You know what to do, so do it. Yeah, that holds for me too. I've actually got 2,700 emails in my work reading folder (mostly newsletters from marketing or business experts or blog posts delivered as email) because I've tried to reduce the number of new ideas I come up with until I do all I already know I need to do. (Clearly, I'm not cutting down enough, because . . . look at the length of this blog post, which is the best of what I've read in the last few days. Not counting the fashion blogs and the comics.)
Here's some great advice from a recruitment-related blog I'm hooked to. First, how do you answer when someone asks what your weaknesses are in an interview? Also, what pieces of career advice have become outdated?
What would Don Draper do? In defense of Draper, however, "saying something insanely smart" is his job.
I loved Sheryl Sandberg's TED talk, which I've featured previously, and I loved this profile of her in the New Yorker. Do read about how this smart, spunky woman made it big in a male-dominated industry.
Another TED talk: the 8 secrets of success. Don't blame me if you've heard them all before. That doesn't mean they aren't true. Though I suspect they left out something really big--luck.
Society and Culture
I loved Delhi Belly so much, and this analysis by Baradwaj Rangan nails it.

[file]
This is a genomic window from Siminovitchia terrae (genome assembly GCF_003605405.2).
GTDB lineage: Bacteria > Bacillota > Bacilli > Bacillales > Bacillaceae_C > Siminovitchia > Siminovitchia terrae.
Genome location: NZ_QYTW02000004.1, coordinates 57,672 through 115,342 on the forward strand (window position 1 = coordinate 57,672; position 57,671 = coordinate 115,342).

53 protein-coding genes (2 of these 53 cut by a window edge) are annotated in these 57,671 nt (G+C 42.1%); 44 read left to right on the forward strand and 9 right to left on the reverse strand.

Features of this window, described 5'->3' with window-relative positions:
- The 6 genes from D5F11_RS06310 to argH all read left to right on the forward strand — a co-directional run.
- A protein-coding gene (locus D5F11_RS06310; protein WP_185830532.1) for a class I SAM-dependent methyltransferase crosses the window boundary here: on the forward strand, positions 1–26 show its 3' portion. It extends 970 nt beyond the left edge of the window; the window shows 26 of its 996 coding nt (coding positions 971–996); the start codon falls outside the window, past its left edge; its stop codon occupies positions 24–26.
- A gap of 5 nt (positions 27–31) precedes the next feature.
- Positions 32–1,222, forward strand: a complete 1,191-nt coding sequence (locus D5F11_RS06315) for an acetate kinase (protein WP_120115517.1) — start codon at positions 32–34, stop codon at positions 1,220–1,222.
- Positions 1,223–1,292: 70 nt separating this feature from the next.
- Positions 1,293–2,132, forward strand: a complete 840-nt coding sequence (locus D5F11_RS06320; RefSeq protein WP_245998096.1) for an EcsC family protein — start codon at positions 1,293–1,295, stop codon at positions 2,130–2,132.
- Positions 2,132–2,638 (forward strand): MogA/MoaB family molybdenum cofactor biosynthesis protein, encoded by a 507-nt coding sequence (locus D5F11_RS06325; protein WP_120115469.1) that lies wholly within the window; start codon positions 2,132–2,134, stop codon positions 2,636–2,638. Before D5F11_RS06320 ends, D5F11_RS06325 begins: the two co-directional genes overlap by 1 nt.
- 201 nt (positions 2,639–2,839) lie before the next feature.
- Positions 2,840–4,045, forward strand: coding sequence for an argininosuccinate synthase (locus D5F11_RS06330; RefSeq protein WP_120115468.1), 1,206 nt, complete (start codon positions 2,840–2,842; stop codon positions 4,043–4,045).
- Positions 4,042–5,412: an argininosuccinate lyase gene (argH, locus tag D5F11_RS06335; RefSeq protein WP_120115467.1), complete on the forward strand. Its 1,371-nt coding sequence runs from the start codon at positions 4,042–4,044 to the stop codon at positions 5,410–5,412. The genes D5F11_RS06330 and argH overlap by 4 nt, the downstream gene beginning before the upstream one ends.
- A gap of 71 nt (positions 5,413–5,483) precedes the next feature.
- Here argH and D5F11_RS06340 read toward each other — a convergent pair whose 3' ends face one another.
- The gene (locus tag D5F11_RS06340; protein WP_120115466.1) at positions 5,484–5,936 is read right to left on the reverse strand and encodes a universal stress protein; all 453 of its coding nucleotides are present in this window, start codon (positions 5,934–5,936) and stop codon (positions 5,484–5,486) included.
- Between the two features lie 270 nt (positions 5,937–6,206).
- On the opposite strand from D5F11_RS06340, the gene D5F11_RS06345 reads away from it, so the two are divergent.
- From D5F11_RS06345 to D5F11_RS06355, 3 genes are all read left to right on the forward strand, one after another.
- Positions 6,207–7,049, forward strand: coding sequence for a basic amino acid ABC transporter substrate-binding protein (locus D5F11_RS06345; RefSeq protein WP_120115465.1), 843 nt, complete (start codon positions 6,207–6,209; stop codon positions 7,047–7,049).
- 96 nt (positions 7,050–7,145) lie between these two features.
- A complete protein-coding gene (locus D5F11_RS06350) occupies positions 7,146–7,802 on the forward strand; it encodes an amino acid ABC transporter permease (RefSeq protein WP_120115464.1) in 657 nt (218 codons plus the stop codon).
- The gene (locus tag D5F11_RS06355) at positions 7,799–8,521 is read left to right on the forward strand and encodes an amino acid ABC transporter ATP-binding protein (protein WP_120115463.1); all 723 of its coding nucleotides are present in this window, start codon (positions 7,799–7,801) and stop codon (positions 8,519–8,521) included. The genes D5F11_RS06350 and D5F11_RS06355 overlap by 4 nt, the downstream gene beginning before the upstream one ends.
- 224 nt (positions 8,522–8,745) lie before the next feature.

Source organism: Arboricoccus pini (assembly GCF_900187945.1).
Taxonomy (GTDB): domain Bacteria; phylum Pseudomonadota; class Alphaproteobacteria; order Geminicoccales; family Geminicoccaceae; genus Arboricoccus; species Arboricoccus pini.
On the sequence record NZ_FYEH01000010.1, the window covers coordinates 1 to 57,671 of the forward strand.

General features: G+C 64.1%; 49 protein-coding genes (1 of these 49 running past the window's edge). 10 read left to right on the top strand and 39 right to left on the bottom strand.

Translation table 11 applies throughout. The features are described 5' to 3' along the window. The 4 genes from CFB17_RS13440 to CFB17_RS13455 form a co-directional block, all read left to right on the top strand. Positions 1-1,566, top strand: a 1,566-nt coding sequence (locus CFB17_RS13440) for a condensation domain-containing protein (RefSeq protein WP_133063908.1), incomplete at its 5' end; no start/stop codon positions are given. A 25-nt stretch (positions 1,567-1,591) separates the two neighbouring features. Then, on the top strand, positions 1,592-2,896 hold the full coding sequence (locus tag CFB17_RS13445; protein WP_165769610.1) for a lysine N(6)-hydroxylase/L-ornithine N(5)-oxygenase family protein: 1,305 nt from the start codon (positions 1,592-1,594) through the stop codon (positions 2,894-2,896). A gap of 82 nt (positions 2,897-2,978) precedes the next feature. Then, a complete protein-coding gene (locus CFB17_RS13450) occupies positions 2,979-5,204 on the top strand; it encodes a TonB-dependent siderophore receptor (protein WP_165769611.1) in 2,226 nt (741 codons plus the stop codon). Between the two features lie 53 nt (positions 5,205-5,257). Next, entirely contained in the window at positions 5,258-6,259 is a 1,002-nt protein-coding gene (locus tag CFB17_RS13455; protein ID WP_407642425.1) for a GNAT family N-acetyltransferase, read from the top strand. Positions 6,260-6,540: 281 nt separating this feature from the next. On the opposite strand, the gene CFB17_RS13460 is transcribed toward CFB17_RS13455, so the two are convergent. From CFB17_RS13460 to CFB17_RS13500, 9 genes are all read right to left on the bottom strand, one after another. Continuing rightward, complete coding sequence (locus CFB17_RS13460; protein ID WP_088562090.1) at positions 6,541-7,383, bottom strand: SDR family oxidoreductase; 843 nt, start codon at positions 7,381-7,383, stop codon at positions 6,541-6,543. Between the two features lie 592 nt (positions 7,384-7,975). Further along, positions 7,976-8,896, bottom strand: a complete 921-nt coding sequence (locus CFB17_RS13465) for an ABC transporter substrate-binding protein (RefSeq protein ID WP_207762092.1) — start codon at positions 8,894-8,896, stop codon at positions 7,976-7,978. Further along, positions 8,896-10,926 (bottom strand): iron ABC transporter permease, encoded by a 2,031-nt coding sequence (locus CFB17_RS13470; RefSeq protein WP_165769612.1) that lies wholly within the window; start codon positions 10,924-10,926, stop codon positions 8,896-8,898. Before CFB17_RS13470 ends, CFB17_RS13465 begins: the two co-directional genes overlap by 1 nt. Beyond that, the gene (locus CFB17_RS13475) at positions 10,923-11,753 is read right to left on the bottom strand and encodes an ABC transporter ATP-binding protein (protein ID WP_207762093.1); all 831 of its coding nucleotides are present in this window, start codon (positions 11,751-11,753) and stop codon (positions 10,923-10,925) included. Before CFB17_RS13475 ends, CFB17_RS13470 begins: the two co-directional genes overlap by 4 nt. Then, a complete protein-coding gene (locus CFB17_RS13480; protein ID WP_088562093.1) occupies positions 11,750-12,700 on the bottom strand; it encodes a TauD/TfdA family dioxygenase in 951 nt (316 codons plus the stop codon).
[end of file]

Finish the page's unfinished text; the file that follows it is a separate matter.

Read this beautiful, powerful story of a young girl who saved up for years so she could get away from home. She also grew up into one of the most influential (and admired, especially by me) people in the internet marketing world.
Annie Zaidi expresses her ambivalence about the Slutwalk. She arrives at this conclusion:
But let us not make the mistake of dismissing young anti-blame, anti-shame activists. There is nothing more putrescent than to allow half the human race to assault and humiliate the other half, and then blame the victims for bringing it on. Violence against women is a human problem, and it cuts across class and race. So perhaps the new feminist discourse will be rooted in this: This battle to undo the hundreds of big and small violent acts against the bodies of our sisters, this struggle to live without fear.
The Besharmi Morcha might be a small reactionary wave. It might not lead to anything. But I see it as a point on a continuum.
We are all doing what we can. Let us not piss on the single spark just because it is not already a great consuming fire.